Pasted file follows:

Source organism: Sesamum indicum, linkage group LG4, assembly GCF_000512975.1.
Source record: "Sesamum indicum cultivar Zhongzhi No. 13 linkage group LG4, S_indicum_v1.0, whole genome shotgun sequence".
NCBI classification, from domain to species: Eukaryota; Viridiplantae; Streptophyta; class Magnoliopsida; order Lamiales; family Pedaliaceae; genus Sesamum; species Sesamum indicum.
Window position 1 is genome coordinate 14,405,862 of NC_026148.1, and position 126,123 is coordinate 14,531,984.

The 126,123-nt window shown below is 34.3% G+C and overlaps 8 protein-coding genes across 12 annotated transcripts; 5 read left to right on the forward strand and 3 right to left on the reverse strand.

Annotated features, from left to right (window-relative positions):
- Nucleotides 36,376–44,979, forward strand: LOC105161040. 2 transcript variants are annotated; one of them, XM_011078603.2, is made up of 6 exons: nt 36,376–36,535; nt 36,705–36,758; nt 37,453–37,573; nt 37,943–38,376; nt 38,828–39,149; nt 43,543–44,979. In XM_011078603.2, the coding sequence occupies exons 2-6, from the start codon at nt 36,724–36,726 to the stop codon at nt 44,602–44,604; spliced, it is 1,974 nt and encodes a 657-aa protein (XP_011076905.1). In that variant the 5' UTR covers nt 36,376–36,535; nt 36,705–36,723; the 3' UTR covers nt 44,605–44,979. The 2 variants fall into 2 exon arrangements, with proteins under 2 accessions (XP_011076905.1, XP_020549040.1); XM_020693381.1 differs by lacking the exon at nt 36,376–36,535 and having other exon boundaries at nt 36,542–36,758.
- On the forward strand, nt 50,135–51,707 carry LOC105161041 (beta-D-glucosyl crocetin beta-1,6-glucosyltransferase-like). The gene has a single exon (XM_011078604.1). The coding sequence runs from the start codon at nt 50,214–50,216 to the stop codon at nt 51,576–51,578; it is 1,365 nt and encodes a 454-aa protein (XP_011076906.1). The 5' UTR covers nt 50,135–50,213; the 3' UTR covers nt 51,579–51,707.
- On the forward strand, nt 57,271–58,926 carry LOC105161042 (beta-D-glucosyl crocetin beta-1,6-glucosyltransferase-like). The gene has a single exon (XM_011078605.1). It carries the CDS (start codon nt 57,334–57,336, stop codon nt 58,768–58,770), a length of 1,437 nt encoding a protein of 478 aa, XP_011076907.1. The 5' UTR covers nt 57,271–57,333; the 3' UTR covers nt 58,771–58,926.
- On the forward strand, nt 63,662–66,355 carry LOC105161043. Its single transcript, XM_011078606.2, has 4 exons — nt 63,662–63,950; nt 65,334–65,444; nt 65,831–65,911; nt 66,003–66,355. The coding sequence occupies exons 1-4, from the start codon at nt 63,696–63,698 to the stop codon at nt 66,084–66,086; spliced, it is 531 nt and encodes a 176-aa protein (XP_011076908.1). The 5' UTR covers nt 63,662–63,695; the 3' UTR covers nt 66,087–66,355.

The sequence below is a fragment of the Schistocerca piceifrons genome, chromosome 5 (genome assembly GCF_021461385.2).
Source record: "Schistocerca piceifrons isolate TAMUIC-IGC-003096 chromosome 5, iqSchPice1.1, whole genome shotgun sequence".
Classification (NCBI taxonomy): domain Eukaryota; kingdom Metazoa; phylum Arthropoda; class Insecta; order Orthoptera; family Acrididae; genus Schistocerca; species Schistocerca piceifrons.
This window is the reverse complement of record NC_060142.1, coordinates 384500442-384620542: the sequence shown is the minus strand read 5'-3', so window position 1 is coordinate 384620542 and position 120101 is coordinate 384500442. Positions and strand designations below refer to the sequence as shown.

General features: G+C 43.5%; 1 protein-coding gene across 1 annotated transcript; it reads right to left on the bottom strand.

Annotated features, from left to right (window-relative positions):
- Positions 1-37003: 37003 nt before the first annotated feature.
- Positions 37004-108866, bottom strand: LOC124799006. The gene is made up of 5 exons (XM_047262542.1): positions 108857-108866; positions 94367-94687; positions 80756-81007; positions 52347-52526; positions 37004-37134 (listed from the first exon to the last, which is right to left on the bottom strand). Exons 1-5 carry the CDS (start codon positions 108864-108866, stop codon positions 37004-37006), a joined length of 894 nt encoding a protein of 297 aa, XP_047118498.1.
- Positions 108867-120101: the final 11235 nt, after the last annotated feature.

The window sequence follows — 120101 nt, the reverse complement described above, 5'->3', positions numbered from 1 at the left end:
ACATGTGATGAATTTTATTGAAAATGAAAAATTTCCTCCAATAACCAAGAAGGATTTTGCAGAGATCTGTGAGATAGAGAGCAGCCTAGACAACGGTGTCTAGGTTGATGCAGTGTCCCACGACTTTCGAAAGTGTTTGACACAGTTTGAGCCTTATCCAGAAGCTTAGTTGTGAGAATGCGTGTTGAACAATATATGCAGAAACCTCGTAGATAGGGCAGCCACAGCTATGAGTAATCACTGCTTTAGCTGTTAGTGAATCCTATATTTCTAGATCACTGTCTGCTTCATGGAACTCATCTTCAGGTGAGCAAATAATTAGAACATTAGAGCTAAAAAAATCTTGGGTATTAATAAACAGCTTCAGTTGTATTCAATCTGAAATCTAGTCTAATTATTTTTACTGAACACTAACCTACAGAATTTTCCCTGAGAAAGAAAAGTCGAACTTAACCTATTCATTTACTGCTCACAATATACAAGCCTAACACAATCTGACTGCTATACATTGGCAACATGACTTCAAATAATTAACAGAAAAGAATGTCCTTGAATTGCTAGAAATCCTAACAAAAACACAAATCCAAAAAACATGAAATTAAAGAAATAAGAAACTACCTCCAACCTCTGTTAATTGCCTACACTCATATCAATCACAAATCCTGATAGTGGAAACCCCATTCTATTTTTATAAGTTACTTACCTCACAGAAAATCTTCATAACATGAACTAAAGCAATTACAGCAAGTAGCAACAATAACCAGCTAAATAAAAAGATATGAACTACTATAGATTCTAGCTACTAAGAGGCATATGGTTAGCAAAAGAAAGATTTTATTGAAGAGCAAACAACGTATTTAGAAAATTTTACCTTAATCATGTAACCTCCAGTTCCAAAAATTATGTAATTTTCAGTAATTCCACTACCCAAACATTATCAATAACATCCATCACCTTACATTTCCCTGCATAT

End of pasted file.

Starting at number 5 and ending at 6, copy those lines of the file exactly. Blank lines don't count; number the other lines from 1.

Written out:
The 126,123-nt window shown below is 34.3% G+C and overlaps 8 protein-coding genes across 12 annotated transcripts; 5 read left to right on the forward strand and 3 right to left on the reverse strand.

Annotated features, from left to right (window-relative positions):